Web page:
Establishing a transformative, clean hydrogen economy represents a once in a generation opportunity for investors in low-cost, emissions-free energy
As the world looks to reach net zero greenhouse gas (GHG) emissions, clean hydrogen has the potential to accelerate innovation and transform energy generation as we know it by making green power available on an industrial scale.
Source: Clean Energy Canada
Hydrogen production in Canada
Source: World Economic Forum
Heavy-duty trucking globally
Vancouver’s Hydra Energy became the first company to deliver a hydrogen-converted, heavy-duty vehicle to a paying fleet customer, Lodgewood Enterprises, in October 2021. Describing itself as the world’s first Hydrogen-as-a-Service (HaaS™) provider, Hydra Energy sources low-carbon hydrogen at a fixed, below-the-cost-of-diesel discount from the Canadian industrial chemical provider Chemtrade. It provides this clean fuel to Hydra-retrofitted fleets, thus paving the way for a more immediate and affordable energy transition.
Clean hydrogen produced from renewable electricity can be used to help decarbonise residential and industrial heating and gas turbines. Currently, heating accounts for 80 per cent of energy used in domestic homes in Canada, and hydrogen can be blended with natural gas as a replacement to decrease emissions.
In January 2022, 3,600 residents in the city of Markham, Ontario, earned their place in history when their homes became the first in North America to benefit from blended gas. Crucially, hydrogen can also be stored in the existing gas distribution system for use at peak times, which helps increase the value of renewable electricity in decarbonisation pathways.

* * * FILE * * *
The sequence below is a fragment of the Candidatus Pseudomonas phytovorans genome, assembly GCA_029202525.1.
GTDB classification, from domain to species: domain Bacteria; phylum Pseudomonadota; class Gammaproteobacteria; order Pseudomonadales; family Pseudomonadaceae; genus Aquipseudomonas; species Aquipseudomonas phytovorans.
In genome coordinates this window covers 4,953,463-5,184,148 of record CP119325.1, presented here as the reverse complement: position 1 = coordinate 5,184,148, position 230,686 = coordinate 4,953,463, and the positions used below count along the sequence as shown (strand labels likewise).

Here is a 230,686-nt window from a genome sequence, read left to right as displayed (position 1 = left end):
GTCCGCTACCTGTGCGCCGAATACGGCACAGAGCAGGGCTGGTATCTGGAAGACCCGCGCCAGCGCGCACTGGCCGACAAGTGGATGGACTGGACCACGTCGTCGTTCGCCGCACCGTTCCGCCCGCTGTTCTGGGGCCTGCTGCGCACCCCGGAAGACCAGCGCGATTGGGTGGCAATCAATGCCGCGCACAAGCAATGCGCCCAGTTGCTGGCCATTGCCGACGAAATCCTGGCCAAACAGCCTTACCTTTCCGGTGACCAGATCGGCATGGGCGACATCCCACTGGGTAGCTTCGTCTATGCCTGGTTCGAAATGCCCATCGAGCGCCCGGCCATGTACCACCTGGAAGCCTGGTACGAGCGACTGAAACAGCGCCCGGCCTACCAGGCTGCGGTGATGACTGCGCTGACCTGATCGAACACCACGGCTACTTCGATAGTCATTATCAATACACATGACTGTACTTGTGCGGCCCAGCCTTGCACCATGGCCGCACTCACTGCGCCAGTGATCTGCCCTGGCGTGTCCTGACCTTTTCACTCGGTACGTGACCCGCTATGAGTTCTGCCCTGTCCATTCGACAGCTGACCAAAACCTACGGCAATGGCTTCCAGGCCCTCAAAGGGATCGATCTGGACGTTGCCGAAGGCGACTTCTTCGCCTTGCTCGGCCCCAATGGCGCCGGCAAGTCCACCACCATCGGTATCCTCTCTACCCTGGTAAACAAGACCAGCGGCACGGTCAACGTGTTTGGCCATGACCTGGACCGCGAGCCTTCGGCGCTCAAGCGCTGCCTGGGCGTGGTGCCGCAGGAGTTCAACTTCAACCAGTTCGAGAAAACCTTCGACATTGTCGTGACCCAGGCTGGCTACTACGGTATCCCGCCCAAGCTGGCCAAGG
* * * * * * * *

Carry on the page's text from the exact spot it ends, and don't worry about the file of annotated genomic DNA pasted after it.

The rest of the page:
Hydrogen blending is also proceeding at pace in Alberta. In a first-of-its-kind project for the province, the ATCO Group is preparing to deliver a blend of natural gas containing five per cent hydrogen by volume into a subsection of the Fort Saskatchewan natural gas distribution system. Later this year, approximately 2,000 customers will be the first in the province to use hydrogen-blended natural gas that will reduce the GHG intensity of the associated natural gas stream.
Source: Government of Canada
Canada’s potential to abate carbon dioxide equivalent (CO2e) by 2050
Canada’s use of hydrogen in the production of low-carbon ammonia has already begun to attract interest and investment from Europe and Asia, where so-called “blue ammonia” is being adopted as a marine fuel and alternative feedstock for thermal power generation. This is especially the case in Japan, where the government is looking to secure 30mn tonnes of ammonia by 2050 as part of its efforts to achieve net zero emissions.
Quebec’s Project Courant is one of the first companies focused on shipping low-carbon ammonia to Europe. Developed by Montreal’s Hy2Gen Canada Inc, the 500 tonne a day, 200MW hydro-powered green ammonia production facility will become the first of the company’s carbon-free production platforms in North America when it becomes fully operational in 2026.
Hy2gen’s interest in establishing Canadian operations is mirrored by Japanese general trading house Itochu Corporation, which has partnered with Petronas Energy Canada to investigate the feasibility of building a US$1.3bn low-carbon ammonia production facility on the outskirts of Edmonton. Itochu plans to supply Japan’s energy, metal and petrochemical producers with Canadian-produced ammonia from the 1mn-tonne-a-year plant, whose construction is set to begin in 2023.
A recent assessment of the scale and scope of Canada’s clean hydrogen potential described a situation in which the country is well positioned to become a leader in the field.
“It’s time for leaders across public and private sectors to assess the size of the opportunity and how their respective organisations can help enable the hydrogen future,” Lance Mortlock, EY Canada’s energy leader, writes. “Canada has an immediate opportunity to integrate existing energy infrastructure into the evolving hydrogen value chain to become a global leader in hydrogen production, distribution and market use.”
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